CL 091417 CFPB Cover

Comment Letter to the CFPB for Information Regarding the Small Business Lending Market

Sep 19, 2017

By Jackson Mueller and Aron Betru

Small businesses are the backbone of the American economy and contribute substantially to U.S. economic growth and productivity. Just under 28 million businesses in the United States are classified by the U.S. Small Business Administration as a “small business.” These businesses employ nearly half of America’s workforce.4 Nearly three-quarters of U.S.-based small businesses are operated as sole proprietorships—businesses that are owned and operated by one person only. Given the economic role small businesses play in the U.S., understanding this portion of economic activity and growth is vital to fostering an enabling environment where startups and more mature small businesses can flourish.

And yet, we are often left with incomplete data comprised of approximations and estimates that oftentimes have to be relied upon. Accurate data on the small business lending environments at the local, state, and national levels, in particular, is hard to come by and leaves policymakers and regulators with the task of developing policies and guidance based on rough estimates from an opaque, yet gigantic sector of the economy. At a time marked by the proliferation of data and advanced analytical tools and capabilities, the appropriate course(s) of action to foster, sustain, and grow small businesses is unclear due to the lack of data. The CFPB’s recent RFI seeks to comprehensively address the current shortcomings in small business lending data collection efforts and offers regulators, policymakers, and industry stakeholders the potential ability to more effectively tailor resources and guidance to support small business ecosystems—especially underserved small businesses—at the local, state, and/or national levels.

While we are encouraged to see efforts being made to provide for additional transparency and understanding of the small business lending environment through enhanced data collection, we are also cognizant of what this new data request could mean for lenders of all sizes.

Key Takeaways

  • Additional data could help remove structural barriers in the small business lending space, particularly for minority- and women-owned small businesses. Additional data could illuminate the small business lending space leading to more accurate information, tailored financial products and services, and more right-sized policy and regulatory efforts particularly focused on underserved small business communities.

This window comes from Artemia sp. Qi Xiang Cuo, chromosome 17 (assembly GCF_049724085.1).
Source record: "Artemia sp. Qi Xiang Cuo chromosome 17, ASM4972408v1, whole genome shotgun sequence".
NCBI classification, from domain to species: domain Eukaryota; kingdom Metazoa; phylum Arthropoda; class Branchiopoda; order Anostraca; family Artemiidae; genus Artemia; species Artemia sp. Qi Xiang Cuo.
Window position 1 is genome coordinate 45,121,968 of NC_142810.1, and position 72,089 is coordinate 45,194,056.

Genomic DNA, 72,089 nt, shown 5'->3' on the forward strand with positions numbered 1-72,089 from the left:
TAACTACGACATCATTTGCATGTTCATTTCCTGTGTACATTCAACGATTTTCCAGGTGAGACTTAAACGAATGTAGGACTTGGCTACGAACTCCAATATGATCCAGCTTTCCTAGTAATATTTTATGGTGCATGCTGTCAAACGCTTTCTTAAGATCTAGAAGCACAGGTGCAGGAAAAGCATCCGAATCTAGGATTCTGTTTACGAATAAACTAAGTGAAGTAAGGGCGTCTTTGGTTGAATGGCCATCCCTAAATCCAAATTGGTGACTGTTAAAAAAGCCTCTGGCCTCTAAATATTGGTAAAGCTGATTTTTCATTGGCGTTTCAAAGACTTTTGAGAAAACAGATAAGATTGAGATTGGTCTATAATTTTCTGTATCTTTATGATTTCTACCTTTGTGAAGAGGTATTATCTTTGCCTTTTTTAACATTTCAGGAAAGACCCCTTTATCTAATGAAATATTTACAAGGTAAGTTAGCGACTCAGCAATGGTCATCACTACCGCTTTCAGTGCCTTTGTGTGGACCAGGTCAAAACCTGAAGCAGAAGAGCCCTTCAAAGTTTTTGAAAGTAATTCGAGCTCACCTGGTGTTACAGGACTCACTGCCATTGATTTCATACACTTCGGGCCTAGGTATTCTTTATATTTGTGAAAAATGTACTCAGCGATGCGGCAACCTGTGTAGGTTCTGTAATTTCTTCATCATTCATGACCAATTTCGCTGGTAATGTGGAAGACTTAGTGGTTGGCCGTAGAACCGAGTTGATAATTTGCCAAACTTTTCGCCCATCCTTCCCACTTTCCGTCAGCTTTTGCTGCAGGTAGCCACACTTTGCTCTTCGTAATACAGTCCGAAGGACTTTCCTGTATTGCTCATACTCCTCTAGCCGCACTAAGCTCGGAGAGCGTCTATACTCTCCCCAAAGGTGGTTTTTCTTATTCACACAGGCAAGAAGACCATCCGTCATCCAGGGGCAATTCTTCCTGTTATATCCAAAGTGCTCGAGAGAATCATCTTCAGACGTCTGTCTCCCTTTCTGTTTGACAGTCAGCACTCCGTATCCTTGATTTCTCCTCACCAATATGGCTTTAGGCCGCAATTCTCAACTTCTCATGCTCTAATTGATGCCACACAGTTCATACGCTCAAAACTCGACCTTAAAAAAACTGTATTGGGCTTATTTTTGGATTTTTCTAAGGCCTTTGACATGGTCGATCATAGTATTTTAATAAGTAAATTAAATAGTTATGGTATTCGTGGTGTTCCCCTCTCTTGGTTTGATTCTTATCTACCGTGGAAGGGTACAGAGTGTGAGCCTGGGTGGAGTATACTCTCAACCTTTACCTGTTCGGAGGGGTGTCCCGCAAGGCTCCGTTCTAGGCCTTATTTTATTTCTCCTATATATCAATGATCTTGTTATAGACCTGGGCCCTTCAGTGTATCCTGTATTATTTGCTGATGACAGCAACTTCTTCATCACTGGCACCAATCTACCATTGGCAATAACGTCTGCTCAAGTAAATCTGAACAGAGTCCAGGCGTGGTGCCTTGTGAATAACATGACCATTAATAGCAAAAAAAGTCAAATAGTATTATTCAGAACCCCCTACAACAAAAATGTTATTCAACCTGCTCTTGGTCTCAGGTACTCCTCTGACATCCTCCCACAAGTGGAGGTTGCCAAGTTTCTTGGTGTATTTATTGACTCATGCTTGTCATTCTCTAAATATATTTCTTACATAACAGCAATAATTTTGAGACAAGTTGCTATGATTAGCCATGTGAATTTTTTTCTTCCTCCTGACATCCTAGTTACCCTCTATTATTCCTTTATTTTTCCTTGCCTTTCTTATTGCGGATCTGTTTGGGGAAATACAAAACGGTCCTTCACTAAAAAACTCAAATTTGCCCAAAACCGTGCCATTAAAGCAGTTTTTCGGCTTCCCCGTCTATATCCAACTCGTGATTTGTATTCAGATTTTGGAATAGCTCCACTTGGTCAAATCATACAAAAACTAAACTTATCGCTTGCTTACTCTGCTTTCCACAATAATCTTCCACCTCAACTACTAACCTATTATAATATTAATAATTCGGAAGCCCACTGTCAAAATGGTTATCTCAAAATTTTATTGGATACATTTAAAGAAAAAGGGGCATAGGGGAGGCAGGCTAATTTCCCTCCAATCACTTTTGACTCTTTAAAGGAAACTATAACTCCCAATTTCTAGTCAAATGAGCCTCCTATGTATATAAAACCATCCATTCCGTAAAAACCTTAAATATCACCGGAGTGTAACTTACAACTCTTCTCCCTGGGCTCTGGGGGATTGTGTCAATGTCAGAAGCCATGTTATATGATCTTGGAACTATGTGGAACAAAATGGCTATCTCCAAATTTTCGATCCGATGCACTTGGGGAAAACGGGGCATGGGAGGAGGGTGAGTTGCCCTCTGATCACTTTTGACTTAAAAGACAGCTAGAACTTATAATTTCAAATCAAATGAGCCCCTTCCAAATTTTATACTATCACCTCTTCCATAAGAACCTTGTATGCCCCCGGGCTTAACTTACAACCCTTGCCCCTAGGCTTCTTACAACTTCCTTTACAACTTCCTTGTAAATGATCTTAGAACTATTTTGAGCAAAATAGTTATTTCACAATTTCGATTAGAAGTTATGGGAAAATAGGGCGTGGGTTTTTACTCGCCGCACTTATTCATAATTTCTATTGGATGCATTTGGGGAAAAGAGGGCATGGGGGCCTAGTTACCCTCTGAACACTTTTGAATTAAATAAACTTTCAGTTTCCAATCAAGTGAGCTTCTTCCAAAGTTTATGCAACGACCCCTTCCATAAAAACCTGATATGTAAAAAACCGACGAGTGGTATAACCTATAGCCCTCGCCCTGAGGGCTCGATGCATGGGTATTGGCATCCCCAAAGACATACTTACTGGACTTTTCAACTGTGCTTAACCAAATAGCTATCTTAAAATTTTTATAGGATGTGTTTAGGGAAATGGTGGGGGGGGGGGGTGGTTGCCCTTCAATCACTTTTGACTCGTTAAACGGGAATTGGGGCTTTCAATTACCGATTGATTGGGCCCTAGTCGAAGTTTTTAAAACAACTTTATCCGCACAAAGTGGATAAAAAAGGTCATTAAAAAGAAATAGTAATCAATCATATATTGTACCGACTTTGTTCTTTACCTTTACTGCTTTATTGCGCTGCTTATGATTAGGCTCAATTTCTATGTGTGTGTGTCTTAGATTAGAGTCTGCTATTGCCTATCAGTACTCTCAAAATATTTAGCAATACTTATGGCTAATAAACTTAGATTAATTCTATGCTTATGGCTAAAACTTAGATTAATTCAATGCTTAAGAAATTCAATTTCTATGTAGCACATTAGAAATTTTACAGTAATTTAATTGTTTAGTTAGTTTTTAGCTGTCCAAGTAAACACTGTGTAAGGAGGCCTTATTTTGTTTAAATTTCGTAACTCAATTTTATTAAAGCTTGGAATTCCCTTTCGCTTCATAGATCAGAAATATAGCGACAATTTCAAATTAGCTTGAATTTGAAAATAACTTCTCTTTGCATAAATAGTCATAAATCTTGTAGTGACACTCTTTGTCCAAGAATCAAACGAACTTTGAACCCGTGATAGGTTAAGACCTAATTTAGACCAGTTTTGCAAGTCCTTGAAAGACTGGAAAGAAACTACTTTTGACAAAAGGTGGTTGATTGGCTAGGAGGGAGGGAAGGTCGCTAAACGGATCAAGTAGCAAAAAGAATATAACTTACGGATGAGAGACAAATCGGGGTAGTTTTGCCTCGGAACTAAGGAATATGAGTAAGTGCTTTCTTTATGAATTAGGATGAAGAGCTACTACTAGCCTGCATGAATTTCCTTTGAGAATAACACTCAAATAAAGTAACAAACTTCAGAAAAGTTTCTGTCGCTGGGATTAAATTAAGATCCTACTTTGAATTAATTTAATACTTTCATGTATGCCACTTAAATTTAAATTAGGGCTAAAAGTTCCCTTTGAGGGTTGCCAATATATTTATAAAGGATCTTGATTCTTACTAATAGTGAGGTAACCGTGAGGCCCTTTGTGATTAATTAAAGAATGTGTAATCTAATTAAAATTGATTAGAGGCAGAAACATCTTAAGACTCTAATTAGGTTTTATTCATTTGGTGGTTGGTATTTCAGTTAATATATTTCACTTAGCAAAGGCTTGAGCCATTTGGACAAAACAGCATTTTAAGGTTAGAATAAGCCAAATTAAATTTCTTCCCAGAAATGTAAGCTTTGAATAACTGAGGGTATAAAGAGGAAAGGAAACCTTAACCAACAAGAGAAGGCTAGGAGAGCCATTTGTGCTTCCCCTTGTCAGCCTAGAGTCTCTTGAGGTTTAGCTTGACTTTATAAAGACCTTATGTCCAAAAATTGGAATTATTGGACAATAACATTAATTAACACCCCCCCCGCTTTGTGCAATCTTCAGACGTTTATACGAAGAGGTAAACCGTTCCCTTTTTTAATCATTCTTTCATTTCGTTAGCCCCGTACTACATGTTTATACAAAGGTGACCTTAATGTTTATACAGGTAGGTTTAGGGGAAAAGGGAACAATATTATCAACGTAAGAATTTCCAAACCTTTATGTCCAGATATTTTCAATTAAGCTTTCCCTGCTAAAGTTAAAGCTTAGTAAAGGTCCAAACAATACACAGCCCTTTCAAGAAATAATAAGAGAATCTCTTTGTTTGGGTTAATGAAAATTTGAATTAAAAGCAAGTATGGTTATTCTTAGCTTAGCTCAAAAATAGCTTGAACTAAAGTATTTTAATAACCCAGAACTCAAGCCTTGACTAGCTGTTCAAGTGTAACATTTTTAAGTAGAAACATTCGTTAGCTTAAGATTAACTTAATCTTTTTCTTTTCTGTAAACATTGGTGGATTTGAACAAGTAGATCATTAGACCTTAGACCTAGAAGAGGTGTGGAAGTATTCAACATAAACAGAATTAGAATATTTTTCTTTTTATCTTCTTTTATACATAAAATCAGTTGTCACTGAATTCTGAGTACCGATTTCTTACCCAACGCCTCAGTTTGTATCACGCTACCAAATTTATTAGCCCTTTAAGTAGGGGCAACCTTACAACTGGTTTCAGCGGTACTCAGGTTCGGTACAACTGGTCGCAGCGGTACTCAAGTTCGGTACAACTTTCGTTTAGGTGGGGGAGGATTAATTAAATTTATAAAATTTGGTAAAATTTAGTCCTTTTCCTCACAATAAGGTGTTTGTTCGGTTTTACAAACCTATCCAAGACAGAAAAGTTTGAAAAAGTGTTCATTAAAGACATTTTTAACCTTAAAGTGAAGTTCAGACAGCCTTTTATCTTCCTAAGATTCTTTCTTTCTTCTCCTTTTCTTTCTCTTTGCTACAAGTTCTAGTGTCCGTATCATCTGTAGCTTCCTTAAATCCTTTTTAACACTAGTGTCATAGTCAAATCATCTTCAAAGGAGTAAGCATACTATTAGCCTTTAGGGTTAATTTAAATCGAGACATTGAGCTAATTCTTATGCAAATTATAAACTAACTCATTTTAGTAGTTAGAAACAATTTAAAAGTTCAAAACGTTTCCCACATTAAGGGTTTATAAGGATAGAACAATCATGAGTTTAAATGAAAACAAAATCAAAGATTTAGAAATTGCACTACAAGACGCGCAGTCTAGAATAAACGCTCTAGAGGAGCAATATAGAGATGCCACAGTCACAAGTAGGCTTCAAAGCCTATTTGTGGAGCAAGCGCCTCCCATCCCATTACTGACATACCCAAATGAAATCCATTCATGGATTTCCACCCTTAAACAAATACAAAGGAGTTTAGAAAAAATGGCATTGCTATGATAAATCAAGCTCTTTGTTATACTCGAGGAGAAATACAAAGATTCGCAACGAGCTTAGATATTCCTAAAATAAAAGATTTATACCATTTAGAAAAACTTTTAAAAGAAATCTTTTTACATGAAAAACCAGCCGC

• Enhanced data collection could reduce or eliminate the application of the Bayesian Improved Surname Geocoding (BISG) method to conduct fair lending analysis in the small business lending market. Additional data covering a small business lenders loan portfolio could remove the need for the use of the proxy method to determine fair lending compliance.
  • Agencies should review current definitions, streamline/consolidate data collection requirements, and ensure no additional burden before pursuing a new definition of a “small business.” There are far too many definitions and reporting requirements imposed on small business lenders at the federal level leading to potentially duplicative and overlapping processes. Efforts to add yet a further definition should be tempered, and agencies should develop efforts internally to assess what definitions and reporting requirements remain practical in this day and age.
  • The CFPB’s RFI will disproportionately impact different types of lenders operating in the small business space. Community banks, credit unions, community development financial institutions, alternative finance providers, among other sources, are on the front lines serving small business credit needs. Although smaller lenders may show a rationale for being exempt from the additional compliance due to cost, that is not prudent. As such, rather than provide blanket exemptions to certain smaller lenders, the CFPB should review legacy compliance and reporting requirements to determine whether out-of-date or inadequate in the current economic environment.
  • The CFPB needs to clarify the type of small business owner and information required to avoid problems that may be raised in the Bureau’s attempts to collect certain data from small business lenders. The CFPB should provide clarity to ensure proper data collection and that the data collected is accurate.